Ed, energy and empty sentiment.

I had to laugh, and lament a little. Ed Miliband (a true socialist at heart according to Ken Livingstone) has rocked and shocked the political and corporate world with his pledge to freeze energy prices for two years if he is voted to office at the next election. This could save each household £120 each over the two years (or £60 a year if you speak like normal people).

Brushing aside the unfortunate combination of the word ‘freeze’ and ‘energy’ for a moment, let’s look at just how damn brave this man is.

If you’re not familiar with my blogs, you should know at this point, I don’t come down on any side of the fence. I don’t like the fence at all. And here is yet another reason for why.

I learned about the story from the flapping news coverage that (quite rightly) was covering the reaction of the energy companies to this decree, even if they were perhaps emphasising the companies point of view a little too strongly.

“Britain to face black-out’s if Ed Miliband’s plan is put into action – says energy firms” blared out at me from the telly. Rather unusually I was watching ITV news. Don’t quite know how that happened, but I was.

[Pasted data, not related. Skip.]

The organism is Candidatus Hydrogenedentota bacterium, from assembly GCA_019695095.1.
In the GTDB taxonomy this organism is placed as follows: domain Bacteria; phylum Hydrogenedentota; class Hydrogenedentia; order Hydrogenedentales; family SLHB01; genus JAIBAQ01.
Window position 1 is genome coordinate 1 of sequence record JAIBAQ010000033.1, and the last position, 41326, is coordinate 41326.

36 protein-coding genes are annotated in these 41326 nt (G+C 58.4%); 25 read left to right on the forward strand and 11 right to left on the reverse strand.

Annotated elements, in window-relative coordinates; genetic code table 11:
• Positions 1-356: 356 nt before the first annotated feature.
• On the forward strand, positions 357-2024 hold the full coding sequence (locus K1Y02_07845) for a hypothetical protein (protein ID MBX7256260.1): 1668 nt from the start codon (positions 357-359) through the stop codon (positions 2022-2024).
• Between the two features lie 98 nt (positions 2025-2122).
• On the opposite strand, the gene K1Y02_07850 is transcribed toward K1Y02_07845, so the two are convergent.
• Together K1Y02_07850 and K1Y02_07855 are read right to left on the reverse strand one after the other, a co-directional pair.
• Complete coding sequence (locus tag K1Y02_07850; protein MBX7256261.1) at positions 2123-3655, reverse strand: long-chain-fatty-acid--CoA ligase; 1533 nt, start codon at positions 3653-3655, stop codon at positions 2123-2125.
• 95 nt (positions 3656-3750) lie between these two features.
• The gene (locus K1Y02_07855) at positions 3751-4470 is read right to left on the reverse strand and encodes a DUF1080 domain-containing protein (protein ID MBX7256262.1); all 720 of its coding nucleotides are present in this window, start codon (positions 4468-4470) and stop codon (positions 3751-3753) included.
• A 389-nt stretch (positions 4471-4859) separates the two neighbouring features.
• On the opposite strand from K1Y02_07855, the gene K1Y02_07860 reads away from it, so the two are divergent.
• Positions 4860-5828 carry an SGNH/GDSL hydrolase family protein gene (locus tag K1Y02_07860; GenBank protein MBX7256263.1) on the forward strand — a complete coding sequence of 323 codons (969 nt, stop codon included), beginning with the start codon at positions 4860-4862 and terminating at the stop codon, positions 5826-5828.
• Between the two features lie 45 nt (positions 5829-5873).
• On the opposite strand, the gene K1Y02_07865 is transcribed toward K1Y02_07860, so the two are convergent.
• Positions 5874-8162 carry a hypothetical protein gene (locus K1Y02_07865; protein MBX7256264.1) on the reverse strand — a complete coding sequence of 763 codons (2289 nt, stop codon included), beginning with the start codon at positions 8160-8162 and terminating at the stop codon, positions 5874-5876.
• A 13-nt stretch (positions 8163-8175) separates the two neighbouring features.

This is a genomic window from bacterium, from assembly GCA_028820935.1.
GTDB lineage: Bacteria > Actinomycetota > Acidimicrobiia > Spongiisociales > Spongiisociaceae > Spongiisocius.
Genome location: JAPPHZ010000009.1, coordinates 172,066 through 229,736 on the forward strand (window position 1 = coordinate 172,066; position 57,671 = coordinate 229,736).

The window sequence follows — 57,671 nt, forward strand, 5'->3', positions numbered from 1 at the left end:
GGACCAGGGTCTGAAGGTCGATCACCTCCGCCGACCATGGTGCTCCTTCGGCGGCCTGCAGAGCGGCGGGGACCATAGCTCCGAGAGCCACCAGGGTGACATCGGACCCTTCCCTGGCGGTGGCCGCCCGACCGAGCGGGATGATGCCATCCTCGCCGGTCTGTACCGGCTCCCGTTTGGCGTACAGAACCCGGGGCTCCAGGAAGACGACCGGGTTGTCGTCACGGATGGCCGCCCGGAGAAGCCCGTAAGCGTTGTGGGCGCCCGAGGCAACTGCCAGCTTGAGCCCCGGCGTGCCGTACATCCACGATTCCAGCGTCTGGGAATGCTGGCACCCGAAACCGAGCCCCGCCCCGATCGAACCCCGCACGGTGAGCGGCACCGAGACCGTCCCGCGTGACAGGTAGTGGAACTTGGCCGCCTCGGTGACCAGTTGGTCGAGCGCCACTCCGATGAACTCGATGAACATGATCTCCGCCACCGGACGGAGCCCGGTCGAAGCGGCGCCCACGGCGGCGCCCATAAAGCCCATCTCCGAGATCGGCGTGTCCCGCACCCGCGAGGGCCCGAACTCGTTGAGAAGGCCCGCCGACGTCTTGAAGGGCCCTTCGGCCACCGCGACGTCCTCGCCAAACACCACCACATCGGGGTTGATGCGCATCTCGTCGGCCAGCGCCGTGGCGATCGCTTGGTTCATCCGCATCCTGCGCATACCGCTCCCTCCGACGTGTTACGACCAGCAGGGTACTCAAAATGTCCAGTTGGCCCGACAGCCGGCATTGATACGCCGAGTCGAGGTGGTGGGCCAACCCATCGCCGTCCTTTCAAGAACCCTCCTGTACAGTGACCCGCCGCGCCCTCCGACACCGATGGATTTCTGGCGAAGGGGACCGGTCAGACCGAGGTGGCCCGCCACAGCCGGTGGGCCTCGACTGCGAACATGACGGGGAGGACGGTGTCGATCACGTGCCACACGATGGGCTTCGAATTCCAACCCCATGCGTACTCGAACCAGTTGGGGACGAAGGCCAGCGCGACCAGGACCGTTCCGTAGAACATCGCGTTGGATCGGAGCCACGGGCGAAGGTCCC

I laughed at the open corporate threats upon the people of this country. They couldn’t even be bothered to dress it up. They jerked their knee’s with childish obstinacy. Basically saying, “well if you want to freeze our prices, we’re going to leave you all to die, how do you like them eggs Grandma?”

It amazed me how swift and brutal this rhetoric appeared, bolstered by the threat of higher prices before and after the freeze, and a lack of investment in infrastructure etc… It didn’t help that the particular news channel I was watching basically covered the argument from the energy firms as:

“Although the energy companies enjoy high profits, they operate on low margins.”

Well that’s ok then! Isn’t it? I’m sure the billionaires in the industry are constantly worried about the low margins of their chosen trade.

They also tried to gazump us with “not being able to offer lower prices due to the freeze” – because we all know how often energy prices come down don’t we? Happens all the time. And on top of that, the good old “these are multinational companies who may just decide to take their business elsewhere”… where have I heard that before…

But asides from this posturing, it dawned on me that what Ed Miliband was actually proposing, as brave as it sounds (especially when you consider this backlash), isn’t really that revolutionary. If this is all it takes to get companies to drop the ‘caring for the customer’ facade and bare their teeth, what hope is there of anyone ever actually offering us an alternative or opposition to corporate capitalism in the political sphere?

It’s not exactly like Ed Miliband went out there and said he wants to renationalise the energy companies. Imagine the hell that would have caused!

“Energy companies say they will round us all up to use as fuel in their private mansions if Ed Miliband’s plans are put into action”